Pro Sports— For professional sports teams in the District, the offseason is usually more exciting than in-season. Like they’ve done in years past, the Wizards and Redskins both made offseason splashes over the summer but crashed miserably once the games started to matter.

Redskins End on Sour Note

Redskin Nation went gaga over the team’s April acquisition of former Philadelphia Eagles quarterback Donovan McNabb, but by the time November rolled around it was the usual sad story for one of the league’s most storied franchises. McNabb never found his groove with Washington, battling offensive line and wide receiver woes before battling his new head coach Mike Shanahan. Mired in the middle of another disappointing season, as of this posting, the Redskins find themselves last in the NFC East division while McNabb finds himself last in the quarterback rotation, now the third-string signal caller behind two less proven passers, Rex Grossman and Jonathan Beck.

Washington Wizards Can’t Shake Funk

The late June drafting of Kentucky University star point guard John Wall infused the city with new life. With new ownership and a new lead guard in town, Wizards fans had a reason to forget the previous campaign’s 26-56 record. A summer league filled with misleading highlights continued to pump blood in the veins of Wizards watchers, as Wall quickly impressed and became the central figure in the team’s turnaround attempt. Once the official tipoff began, however, hope quickly dissipated. A 1-4 start to the season was just a sign of things to come. Injuries to Wall kept the rookie in and out the lineup and a December trade finally ended the Gilbert Arenas era. Washington currently finds itself last in the NBA Southeast Division and may struggle to match last season’s futile record.

Baltimore Ravens Remained Winners in 2010
Meanwhile, further north on Interstate 295, the Baltimore Ravens remained the most successful team in the Maryland region, earning yet another winning season. The Ravens will head to the playoffs for a third straight year, a first in team history. With a roster that includes familiar stars like Ray Lewis, Ed Reed, Ray Rice and new talent like Anquan Boldin and T.J. Houshmandzadeh, Baltimore is projected as a legitimate Super Bowl contender and could do a lot of damage in January’s postseason play.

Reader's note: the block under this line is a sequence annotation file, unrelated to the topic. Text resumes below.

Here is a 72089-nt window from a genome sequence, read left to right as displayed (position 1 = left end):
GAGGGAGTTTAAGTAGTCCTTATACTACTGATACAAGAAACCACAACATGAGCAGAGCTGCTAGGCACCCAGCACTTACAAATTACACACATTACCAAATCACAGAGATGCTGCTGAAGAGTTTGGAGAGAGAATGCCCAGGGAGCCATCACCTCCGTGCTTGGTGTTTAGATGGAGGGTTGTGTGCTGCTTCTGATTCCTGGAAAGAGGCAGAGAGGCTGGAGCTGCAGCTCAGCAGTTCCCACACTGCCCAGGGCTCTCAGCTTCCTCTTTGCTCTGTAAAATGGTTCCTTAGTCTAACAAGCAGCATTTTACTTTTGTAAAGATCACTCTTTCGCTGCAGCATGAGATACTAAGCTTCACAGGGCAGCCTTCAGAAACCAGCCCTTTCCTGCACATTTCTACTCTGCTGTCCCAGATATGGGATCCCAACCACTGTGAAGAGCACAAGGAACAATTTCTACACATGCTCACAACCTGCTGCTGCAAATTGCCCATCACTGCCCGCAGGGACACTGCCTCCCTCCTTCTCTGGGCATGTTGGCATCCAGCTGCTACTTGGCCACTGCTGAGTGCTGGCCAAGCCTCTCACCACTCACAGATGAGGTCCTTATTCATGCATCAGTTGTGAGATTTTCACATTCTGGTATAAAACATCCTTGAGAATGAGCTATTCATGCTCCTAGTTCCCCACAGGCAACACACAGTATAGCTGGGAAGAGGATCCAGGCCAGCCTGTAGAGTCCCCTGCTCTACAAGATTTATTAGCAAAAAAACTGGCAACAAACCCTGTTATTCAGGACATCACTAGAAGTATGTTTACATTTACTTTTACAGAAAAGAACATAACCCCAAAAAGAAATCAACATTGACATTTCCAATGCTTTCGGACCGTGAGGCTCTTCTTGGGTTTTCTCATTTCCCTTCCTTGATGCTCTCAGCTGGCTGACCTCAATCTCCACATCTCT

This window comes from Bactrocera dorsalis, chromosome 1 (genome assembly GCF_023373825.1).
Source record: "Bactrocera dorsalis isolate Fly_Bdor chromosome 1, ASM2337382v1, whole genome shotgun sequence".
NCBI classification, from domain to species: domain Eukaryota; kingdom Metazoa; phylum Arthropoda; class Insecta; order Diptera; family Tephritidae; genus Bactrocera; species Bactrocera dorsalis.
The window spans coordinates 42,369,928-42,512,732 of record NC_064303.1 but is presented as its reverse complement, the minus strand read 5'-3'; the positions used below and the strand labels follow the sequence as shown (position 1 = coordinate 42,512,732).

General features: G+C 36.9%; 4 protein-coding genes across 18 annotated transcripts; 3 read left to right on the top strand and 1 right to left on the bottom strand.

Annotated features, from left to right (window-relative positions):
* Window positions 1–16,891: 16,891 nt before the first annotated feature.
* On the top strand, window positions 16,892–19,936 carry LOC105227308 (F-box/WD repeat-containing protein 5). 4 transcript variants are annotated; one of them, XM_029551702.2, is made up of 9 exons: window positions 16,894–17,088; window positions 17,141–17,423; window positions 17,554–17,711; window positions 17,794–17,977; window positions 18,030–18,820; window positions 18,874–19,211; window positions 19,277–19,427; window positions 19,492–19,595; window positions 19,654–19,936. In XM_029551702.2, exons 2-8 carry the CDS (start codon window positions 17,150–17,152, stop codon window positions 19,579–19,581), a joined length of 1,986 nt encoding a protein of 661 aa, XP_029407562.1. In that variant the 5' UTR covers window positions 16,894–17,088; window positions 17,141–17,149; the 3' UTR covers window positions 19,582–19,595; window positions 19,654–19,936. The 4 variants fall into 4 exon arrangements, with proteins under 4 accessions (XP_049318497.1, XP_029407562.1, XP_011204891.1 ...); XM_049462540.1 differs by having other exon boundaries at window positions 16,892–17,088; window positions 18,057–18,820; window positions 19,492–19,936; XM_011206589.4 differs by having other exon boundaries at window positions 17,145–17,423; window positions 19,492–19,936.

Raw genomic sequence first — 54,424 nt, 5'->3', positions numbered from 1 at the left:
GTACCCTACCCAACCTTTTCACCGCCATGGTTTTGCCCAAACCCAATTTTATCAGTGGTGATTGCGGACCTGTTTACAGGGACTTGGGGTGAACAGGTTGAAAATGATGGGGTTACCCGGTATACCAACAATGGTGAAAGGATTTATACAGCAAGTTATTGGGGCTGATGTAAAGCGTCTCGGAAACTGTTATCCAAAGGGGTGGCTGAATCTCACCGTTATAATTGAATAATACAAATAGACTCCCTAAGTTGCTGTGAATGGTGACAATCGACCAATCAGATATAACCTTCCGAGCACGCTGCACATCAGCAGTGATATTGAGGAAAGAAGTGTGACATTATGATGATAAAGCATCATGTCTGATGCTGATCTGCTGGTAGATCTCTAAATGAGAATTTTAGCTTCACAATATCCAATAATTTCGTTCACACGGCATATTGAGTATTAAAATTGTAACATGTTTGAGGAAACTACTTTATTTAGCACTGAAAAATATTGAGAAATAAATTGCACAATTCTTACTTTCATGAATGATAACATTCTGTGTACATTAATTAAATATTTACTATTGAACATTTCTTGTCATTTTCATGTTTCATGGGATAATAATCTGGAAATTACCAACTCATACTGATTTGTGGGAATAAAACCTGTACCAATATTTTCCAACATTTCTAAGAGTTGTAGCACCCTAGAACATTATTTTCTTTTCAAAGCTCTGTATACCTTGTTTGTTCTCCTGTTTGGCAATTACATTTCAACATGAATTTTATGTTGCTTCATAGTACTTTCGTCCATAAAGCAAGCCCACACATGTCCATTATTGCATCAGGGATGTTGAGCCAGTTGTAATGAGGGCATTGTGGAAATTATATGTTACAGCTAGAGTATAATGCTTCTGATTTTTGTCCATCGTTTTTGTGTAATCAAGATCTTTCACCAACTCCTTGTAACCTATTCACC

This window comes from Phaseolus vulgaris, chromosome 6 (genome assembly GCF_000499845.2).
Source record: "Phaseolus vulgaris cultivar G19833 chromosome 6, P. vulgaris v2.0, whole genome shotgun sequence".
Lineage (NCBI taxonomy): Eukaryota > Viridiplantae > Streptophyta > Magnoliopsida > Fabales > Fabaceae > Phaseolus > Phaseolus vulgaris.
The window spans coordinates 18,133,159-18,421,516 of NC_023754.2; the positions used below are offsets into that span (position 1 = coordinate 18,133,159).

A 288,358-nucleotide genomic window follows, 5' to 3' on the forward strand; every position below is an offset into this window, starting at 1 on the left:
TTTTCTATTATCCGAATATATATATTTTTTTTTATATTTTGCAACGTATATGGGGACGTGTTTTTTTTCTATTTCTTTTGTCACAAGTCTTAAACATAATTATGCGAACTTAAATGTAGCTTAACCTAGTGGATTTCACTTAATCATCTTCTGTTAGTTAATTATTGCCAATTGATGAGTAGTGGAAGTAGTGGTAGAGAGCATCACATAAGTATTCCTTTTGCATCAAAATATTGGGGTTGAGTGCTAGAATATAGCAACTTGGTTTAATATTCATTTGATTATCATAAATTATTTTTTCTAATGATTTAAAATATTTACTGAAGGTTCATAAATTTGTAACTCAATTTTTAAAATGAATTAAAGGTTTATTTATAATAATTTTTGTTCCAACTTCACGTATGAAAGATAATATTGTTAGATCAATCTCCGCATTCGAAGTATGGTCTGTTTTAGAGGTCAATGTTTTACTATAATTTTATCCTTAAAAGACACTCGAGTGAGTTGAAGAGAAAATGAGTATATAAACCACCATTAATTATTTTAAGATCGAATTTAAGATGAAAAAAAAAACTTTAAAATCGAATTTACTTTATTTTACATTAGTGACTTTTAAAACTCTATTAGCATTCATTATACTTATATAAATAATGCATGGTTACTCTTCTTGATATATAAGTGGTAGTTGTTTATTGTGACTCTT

College Sports—It was yet another typical losing affair for Howard University’s football team as they finished the 2010 season with a 1-10 record, their sixth straight losing season. Despite losing, Howard linebacker Keith Pough was voted to the Mid-Eastern Athletic Conference first team on defense, while teammates Sackie Kerkulah and Willie Carter were selected to the all-conference second team.

Meanwhile, Howard’s basketball squad hired new head coach Kevin Nickelberry to pull the struggling Bison team out of its multi-year losing funk. Unfortunately, the Bison saw team captain Calvin Thompson and star recruit Theodore Boyomo suffer season-ending injuries before the season could even begin. Howard is currently facing a 10-game losing streak to start the New Year.

But while the Bison struggles, Morgan State University’s basketball team currently holds a 4-5 overall record so far this season. Junior star Kevin Thompson and the Bears are trying to repeat as Mid-Eastern Athletic Conference champs after claiming the conference title with a 26-9 record last season. Morgan State also earned its first ever trip to the NCAA Championship tournament, where they fell to top ranked West Virginia in the first round.

Unfortunately for Morgan State’s football team, the wins came few and far between, as the Bears finished this season with a 4-7 record, their first losing season in three years.

Bowie State’s basketball team represented Prince George’s County well with a 16-9 overall record, 14-6 in the Central Interscholastic Athletic Association. The Bulldogs football squad finished 6-4 in their season.

High School Athletics—It was basketball business as usual for the DeMatha Stags. The Hyattsville, Md. Catholic school won its second consecutive City Title Game, upending Southeast Washington, D.C.’s Ballou High School 80-70 at the Verizon Center last March. Led by sweet-shooting junior point guard and All-Met Player of the Year Quinn Cook, DeMatha, and its collection of athletic and accurate shooters, stormed its way to a 32-4 record, matching its mark from the previous season.

The 2010 Thanksgiving Day Turkey Bowl Washington, D.C. high school football championship didn’t arrive without drama. An academic ruling disqualified Ballou High School and opened the door for Dunbar, who Ballou beat in the District of Columbia Interscholastic Athletic Association playoffs a week earlier. In what attending fans called poetic justice, H.D. Woodson High School claimed its third consecutive title, blowing away Dunbar 44-12 and raising second thoughts on how Ballou would have fared had they not been disqualified.

When it comes to Prince George’s County football, Henry Wise High School was the name to know this past season. Behind head coach DaLawn Parrish, Wise marched its way to a 12-1 record before bowing out in its second straight state final game to Urbana 6-0. Despite the loss, Parrish has his team on the rise. The Upper Marlboro, Md. program has compiled a 24-4 record over the last two years, dominating teams along the way and will return star running back Uriah Bethea for his final season next year.

But while Wise couldn’t bring a title to their home town, Baltimore’s Paul Lawrence Dunbar High School did, beating Havre de Grace, 22-12, in the 1A state championship. Dunbar Poets stars DeonTay McMannus and Trevonne Garrett helped lead Dunbar to a 13-1 record and their fifth state title in six years.